Similar work was done by the District’s wastewater system engineering firm. The costs for meeting the needs of future demand (the Capital Improvement Plan or CIP) were then allocated between benefit to existing rate payers and expansion costs caused strictly by new demand (= $16,063,533 for water CIF and $2,995,420 for wastewater CIF), and costs for acquisition of raw water supply that projections anticipate arising toward the end of the current planning horizon (= $11,838,333). This cost, henceforth to be identified as a Raw Water Acquisition Fund, as it turns out, is extremely modest when compared to the $204,519,000 planned to be funded by the former WRF for the Dry Gulch Reservoir Project. Further, as the result of Resolution 2011-4, there will no longer be a separate and distinct Water Resource Fee. Once again, as it formerly was, the funding for future raw water supply (be it storage or diversion rights) is logically a component of the Water Capital Investment Fee.
The conclusion of a year’s work by citizen volunteers, District staff and the Board are new CIFs effective April 1st as follows:
Water CIF = $4,617.00 per EU (but now including a restricted RWA component dedicated to future raw water supply of $1,959.00)
Wastewater CIF = $762.00 per EU
WRF for a Dry Gulch Reservoir Project = $0.00. Abandoned. Money which has been collected from this former assessment in excess of the $1,959 will be refunded to the people who paid it.
Anybody who made application for connections since October 12, 2010 will be refunded the amount paid in excess of $2,658 per EU for water CIF and the amount paid in excess of $762 per EU for wastewater CIF.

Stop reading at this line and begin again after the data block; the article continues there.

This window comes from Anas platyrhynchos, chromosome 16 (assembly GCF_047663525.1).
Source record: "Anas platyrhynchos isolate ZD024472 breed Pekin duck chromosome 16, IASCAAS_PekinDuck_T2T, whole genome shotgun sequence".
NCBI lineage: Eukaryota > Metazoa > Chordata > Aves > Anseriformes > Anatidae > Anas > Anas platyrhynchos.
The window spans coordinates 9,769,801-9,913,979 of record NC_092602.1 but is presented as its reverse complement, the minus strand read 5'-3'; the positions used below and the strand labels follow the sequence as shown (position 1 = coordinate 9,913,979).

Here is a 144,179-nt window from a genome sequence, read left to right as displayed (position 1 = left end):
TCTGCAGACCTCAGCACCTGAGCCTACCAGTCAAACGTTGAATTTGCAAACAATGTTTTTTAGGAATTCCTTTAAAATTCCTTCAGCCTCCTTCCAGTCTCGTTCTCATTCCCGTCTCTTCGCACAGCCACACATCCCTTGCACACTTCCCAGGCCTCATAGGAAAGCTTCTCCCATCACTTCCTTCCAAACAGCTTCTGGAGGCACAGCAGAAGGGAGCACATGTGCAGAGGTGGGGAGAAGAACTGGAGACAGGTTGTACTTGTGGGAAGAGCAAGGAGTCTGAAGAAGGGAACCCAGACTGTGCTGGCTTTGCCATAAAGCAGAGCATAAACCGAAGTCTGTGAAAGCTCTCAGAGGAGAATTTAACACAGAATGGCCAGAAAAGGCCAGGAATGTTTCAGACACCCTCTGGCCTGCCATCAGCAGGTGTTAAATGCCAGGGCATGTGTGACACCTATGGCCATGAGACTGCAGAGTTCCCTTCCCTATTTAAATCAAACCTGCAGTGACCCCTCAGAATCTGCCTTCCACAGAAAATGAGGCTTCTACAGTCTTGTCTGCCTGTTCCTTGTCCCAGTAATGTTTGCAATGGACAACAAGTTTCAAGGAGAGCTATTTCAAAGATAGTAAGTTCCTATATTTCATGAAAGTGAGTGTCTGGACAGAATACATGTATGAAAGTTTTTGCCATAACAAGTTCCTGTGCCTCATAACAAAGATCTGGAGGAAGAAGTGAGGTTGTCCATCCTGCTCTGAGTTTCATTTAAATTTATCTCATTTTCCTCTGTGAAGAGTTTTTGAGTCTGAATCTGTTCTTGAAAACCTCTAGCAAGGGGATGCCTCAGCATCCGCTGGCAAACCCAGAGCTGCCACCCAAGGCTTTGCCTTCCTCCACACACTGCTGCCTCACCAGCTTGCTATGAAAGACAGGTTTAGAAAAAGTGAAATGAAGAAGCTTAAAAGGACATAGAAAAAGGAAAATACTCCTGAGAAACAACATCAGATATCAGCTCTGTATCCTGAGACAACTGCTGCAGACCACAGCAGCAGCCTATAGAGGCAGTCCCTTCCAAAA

The calculation of the two CIFs then made it possible for a consulting firm called Redoak to project operating revenue requirements for the ten year planning period 2011 to 2020. Of four options presented, the one selected by the Board (Option II in their report) anticipates a modest 8.5% rate increase in the years 2014 and 2015 (but flexible), early retirement of 1998 revenue bonding ($665,000), and a debt issue of $9,700,000 in the year 2020. All of this, including refunding of excess fee collections, it has been determined can be accomplished without risk to the District’s creditworthiness.
This also includes servicing the $9,000,000 debt laid on the District to acquire the Dry Gulch Reservoir real estate. The San Juan Water Conservancy District, which last fall was invited by the PAWS Board to separate its operations from that of PAWS, has been called upon to undertake disposition of this real estate in cooperation with PAWS through a joint committee. Director Bunch represents PAWS on that committee which will seek ways of relieving the District’s rate payers of this burden through sale or partnering.
In summation, much remains to be done as a new general manager takes the reigns of administration and management and the Board ponders new reforms to make your water utility more customer friendly and cost effective.
As always, please be sure to contact me or Allan if you need additional information or have comments or suggestions as we promised during the election to communicate and remain available.